Simultaneous DNA-RNA Extraction from Coastal Sediments and Quantification of 16S rRNA Genes and Transcripts by Real-time PCR

Abstract

Real Time Polymerase Chain Reaction also known as quantitative PCR (q-PCR) is a widely used tool in microbial ecology to quantify gene abundances of taxonomic and functional groups in environmental samples. Used in combination with a reverse transcriptase reaction (RT-q-PCR), it can also be employed to quantify gene transcripts. q-PCR makes use of highly sensitive fluorescent detection chemistries that allow quantification of PCR amplicons during the exponential phase of the reaction. Therefore, the biases associated with 'end-point' PCR detected in the plateau phase of the PCR reaction are avoided. A protocol to quantify bacterial 16S rRNA genes and transcripts from coastal sediments via real-time PCR is provided. First, a method for the co-extraction of DNA and RNA from coastal sediments, including the additional steps required for the preparation of DNA-free RNA, is outlined. Second, a step-by-step guide for the quantification of 16S rRNA genes and transcripts from the extracted nucleic acids via q-PCR and RT-q-PCR is outlined. This includes details for the construction of DNA and RNA standard curves. Key considerations for the use of RT-q-PCR assays in microbial ecology are included.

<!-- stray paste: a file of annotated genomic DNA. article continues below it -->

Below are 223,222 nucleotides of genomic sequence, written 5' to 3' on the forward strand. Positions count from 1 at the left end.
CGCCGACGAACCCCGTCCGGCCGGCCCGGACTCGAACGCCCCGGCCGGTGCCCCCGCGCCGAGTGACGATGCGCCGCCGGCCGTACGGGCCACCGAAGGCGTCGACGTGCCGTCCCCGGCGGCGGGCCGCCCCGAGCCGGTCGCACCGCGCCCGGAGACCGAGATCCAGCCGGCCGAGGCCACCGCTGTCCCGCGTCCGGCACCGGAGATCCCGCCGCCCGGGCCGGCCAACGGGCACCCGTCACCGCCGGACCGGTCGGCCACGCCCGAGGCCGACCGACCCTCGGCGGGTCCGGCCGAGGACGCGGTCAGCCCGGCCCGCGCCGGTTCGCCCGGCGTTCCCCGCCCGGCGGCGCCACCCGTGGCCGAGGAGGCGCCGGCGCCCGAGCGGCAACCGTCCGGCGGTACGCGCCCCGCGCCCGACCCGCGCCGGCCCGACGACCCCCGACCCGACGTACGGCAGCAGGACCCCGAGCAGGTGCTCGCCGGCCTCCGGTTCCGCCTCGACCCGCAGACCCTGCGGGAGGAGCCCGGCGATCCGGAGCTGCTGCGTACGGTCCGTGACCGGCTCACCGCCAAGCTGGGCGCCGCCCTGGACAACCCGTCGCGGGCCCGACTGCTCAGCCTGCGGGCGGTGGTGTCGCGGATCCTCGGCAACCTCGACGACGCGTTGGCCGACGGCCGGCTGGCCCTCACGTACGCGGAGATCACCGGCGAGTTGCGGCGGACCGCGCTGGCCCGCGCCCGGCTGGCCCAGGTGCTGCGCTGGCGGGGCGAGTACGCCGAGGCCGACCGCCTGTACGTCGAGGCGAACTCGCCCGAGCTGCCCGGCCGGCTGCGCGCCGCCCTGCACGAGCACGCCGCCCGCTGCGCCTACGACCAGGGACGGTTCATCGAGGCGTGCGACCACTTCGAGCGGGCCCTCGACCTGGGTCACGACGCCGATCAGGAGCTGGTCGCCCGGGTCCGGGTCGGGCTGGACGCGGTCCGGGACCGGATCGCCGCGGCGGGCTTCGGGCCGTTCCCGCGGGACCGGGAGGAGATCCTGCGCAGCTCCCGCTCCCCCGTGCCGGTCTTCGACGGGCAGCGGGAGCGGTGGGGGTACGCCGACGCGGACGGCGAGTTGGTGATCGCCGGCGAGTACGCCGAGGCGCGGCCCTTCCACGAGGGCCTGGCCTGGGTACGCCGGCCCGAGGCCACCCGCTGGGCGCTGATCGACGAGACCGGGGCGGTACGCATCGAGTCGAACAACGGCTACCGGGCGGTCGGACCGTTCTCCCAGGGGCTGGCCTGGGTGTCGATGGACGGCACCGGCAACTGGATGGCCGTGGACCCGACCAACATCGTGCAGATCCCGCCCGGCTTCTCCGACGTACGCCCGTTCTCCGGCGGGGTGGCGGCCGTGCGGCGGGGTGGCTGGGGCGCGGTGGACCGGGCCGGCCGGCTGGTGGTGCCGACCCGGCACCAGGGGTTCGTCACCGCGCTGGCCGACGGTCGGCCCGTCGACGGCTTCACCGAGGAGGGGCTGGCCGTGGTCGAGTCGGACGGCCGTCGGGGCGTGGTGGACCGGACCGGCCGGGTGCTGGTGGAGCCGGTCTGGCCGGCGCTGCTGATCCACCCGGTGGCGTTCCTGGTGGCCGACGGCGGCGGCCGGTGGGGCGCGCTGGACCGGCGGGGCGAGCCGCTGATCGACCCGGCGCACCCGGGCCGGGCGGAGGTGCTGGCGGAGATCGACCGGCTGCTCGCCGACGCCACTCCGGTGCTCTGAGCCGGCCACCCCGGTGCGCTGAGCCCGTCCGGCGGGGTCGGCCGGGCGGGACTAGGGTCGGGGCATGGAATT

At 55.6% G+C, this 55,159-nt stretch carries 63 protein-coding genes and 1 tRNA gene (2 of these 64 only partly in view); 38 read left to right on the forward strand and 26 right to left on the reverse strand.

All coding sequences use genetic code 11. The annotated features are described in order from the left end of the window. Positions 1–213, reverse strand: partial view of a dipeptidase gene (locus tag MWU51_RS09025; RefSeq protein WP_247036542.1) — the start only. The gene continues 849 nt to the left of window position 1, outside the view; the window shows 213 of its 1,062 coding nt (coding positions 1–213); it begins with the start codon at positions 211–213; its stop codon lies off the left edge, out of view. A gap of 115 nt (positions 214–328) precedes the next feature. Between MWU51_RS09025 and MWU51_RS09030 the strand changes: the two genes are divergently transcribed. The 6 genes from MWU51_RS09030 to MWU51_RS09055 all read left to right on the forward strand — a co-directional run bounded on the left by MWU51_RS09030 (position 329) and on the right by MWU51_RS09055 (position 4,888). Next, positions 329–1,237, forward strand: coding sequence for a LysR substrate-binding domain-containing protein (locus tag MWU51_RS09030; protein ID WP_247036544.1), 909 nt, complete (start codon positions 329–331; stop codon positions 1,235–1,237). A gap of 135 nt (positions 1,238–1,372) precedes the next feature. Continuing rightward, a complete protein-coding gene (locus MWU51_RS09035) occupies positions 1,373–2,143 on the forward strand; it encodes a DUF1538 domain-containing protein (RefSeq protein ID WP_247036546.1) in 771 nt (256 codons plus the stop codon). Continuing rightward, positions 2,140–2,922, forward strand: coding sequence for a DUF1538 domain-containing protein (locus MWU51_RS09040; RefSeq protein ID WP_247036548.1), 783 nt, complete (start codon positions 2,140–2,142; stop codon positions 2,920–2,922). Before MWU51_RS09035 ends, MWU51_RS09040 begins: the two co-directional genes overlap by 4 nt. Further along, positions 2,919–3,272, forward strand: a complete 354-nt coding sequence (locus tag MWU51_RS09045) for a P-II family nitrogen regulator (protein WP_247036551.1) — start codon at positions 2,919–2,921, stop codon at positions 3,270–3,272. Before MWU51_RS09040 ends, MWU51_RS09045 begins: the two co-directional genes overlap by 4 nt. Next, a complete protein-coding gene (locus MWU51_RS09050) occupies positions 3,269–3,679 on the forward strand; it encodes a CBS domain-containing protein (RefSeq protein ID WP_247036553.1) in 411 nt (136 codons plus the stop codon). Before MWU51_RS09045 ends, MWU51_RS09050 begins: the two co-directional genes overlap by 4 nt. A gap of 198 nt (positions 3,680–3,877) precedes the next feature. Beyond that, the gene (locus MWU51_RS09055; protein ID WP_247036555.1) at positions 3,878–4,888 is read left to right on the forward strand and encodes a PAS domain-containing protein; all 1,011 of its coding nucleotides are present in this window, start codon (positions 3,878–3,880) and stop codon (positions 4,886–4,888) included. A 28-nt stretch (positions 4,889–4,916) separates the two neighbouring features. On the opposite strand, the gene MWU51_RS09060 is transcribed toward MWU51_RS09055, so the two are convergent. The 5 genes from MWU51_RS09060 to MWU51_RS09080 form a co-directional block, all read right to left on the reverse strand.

DOI: 10.3791/54067

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Cite this paper

@inproceedings{Tatti2016SimultaneousDE, title={Simultaneous DNA-RNA Extraction from Coastal Sediments and Quantification of 16S rRNA Genes and Transcripts by Real-time PCR}, author={Enrico Tatti and Boyd A. McKew and Corrine Whitby and Cindy J Smith}, booktitle={Journal of visualized experiments : JoVE}, year={2016} }